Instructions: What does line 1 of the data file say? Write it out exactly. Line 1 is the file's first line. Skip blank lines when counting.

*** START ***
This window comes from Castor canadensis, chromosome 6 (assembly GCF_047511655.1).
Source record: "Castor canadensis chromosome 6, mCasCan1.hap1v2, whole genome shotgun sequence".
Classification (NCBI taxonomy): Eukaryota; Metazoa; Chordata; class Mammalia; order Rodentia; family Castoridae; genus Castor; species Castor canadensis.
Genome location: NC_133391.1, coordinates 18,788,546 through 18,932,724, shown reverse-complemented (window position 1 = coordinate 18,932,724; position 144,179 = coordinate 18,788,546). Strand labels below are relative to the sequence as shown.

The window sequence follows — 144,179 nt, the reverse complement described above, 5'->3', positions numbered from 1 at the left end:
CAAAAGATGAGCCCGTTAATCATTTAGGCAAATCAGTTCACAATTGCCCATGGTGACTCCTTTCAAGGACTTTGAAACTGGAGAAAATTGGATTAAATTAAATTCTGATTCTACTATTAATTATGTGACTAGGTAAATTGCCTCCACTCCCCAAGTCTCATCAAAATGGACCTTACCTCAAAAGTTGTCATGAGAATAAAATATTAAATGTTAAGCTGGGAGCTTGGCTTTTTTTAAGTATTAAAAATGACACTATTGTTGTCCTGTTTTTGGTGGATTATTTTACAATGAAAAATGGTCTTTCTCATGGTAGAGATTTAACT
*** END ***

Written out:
This window comes from Castor canadensis, chromosome 6 (assembly GCF_047511655.1).